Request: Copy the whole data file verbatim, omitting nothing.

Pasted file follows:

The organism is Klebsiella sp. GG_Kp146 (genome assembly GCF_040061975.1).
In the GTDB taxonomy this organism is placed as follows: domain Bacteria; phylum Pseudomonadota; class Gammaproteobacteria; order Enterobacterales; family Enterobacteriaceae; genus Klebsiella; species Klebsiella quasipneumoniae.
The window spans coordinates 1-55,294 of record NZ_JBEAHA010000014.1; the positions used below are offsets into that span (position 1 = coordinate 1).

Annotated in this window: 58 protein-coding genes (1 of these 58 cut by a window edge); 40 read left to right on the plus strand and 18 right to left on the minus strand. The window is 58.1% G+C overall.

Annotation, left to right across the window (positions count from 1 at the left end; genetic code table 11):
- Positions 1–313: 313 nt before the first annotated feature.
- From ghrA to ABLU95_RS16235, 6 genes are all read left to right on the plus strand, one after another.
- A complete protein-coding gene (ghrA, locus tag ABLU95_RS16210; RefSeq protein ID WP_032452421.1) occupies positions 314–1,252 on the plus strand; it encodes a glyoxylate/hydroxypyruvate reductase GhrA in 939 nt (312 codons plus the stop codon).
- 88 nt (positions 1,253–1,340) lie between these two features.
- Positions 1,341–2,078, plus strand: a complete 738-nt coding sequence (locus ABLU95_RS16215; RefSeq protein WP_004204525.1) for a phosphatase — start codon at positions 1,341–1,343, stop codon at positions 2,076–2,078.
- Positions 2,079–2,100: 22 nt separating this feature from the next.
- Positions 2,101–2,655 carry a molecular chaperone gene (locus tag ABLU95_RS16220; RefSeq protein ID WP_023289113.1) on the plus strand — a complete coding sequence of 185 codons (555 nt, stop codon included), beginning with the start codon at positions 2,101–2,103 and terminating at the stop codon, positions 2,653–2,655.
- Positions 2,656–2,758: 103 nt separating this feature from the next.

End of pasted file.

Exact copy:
The organism is Klebsiella sp. GG_Kp146 (genome assembly GCF_040061975.1).
In the GTDB taxonomy this organism is placed as follows: domain Bacteria; phylum Pseudomonadota; class Gammaproteobacteria; order Enterobacterales; family Enterobacteriaceae; genus Klebsiella; species Klebsiella quasipneumoniae.
The window spans coordinates 1-55,294 of record NZ_JBEAHA010000014.1; the positions used below are offsets into that span (position 1 = coordinate 1).

Annotated in this window: 58 protein-coding genes (1 of these 58 cut by a window edge); 40 read left to right on the plus strand and 18 right to left on the minus strand. The window is 58.1% G+C overall.

Annotation, left to right across the window (positions count from 1 at the left end; genetic code table 11):
- Positions 1–313: 313 nt before the first annotated feature.
- From ghrA to ABLU95_RS16235, 6 genes are all read left to right on the plus strand, one after another.
- A complete protein-coding gene (ghrA, locus tag ABLU95_RS16210; RefSeq protein ID WP_032452421.1) occupies positions 314–1,252 on the plus strand; it encodes a glyoxylate/hydroxypyruvate reductase GhrA in 939 nt (312 codons plus the stop codon).
- 88 nt (positions 1,253–1,340) lie between these two features.
- Positions 1,341–2,078, plus strand: a complete 738-nt coding sequence (locus ABLU95_RS16215; RefSeq protein WP_004204525.1) for a phosphatase — start codon at positions 1,341–1,343, stop codon at positions 2,076–2,078.
- Positions 2,079–2,100: 22 nt separating this feature from the next.
- Positions 2,101–2,655 carry a molecular chaperone gene (locus tag ABLU95_RS16220; RefSeq protein ID WP_023289113.1) on the plus strand — a complete coding sequence of 185 codons (555 nt, stop codon included), beginning with the start codon at positions 2,101–2,103 and terminating at the stop codon, positions 2,653–2,655.
- Positions 2,656–2,758: 103 nt separating this feature from the next.